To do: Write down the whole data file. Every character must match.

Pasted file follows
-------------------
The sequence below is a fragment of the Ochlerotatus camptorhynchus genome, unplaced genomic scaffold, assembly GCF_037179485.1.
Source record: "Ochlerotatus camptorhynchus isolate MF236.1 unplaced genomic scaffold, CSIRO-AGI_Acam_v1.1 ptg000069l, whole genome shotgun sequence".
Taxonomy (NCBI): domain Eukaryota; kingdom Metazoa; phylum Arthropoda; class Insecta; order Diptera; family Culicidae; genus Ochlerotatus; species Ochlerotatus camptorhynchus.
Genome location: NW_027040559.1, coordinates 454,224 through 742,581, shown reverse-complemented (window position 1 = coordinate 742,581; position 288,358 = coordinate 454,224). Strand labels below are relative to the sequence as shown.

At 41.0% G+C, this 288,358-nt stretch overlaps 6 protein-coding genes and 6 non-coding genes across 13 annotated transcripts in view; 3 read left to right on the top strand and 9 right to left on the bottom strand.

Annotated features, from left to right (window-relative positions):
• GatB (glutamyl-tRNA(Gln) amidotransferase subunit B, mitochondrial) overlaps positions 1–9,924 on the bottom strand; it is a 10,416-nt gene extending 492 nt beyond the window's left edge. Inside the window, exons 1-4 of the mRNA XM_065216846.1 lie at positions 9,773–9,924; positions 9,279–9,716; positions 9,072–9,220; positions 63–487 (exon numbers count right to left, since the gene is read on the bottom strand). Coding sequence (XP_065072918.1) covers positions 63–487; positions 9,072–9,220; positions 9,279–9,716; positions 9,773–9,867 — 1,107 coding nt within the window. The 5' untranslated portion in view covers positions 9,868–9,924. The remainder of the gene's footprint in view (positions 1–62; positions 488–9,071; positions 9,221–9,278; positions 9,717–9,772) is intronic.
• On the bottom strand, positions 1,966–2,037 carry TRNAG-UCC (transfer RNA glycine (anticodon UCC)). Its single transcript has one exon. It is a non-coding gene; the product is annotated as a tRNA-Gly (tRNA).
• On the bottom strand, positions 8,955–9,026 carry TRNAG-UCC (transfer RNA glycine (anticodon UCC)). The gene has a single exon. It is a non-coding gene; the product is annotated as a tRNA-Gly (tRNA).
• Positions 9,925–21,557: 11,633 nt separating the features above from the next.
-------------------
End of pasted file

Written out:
The sequence below is a fragment of the Ochlerotatus camptorhynchus genome, unplaced genomic scaffold, assembly GCF_037179485.1.
Source record: "Ochlerotatus camptorhynchus isolate MF236.1 unplaced genomic scaffold, CSIRO-AGI_Acam_v1.1 ptg000069l, whole genome shotgun sequence".
Taxonomy (NCBI): domain Eukaryota; kingdom Metazoa; phylum Arthropoda; class Insecta; order Diptera; family Culicidae; genus Ochlerotatus; species Ochlerotatus camptorhynchus.
Genome location: NW_027040559.1, coordinates 454,224 through 742,581, shown reverse-complemented (window position 1 = coordinate 742,581; position 288,358 = coordinate 454,224). Strand labels below are relative to the sequence as shown.

At 41.0% G+C, this 288,358-nt stretch overlaps 6 protein-coding genes and 6 non-coding genes across 13 annotated transcripts in view; 3 read left to right on the top strand and 9 right to left on the bottom strand.

Annotated features, from left to right (window-relative positions):
• GatB (glutamyl-tRNA(Gln) amidotransferase subunit B, mitochondrial) overlaps positions 1–9,924 on the bottom strand; it is a 10,416-nt gene extending 492 nt beyond the window's left edge. Inside the window, exons 1-4 of the mRNA XM_065216846.1 lie at positions 9,773–9,924; positions 9,279–9,716; positions 9,072–9,220; positions 63–487 (exon numbers count right to left, since the gene is read on the bottom strand). Coding sequence (XP_065072918.1) covers positions 63–487; positions 9,072–9,220; positions 9,279–9,716; positions 9,773–9,867 — 1,107 coding nt within the window. The 5' untranslated portion in view covers positions 9,868–9,924. The remainder of the gene's footprint in view (positions 1–62; positions 488–9,071; positions 9,221–9,278; positions 9,717–9,772) is intronic.
• On the bottom strand, positions 1,966–2,037 carry TRNAG-UCC (transfer RNA glycine (anticodon UCC)). Its single transcript has one exon. It is a non-coding gene; the product is annotated as a tRNA-Gly (tRNA).
• On the bottom strand, positions 8,955–9,026 carry TRNAG-UCC (transfer RNA glycine (anticodon UCC)). The gene has a single exon. It is a non-coding gene; the product is annotated as a tRNA-Gly (tRNA).
• Positions 9,925–21,557: 11,633 nt separating the features above from the next.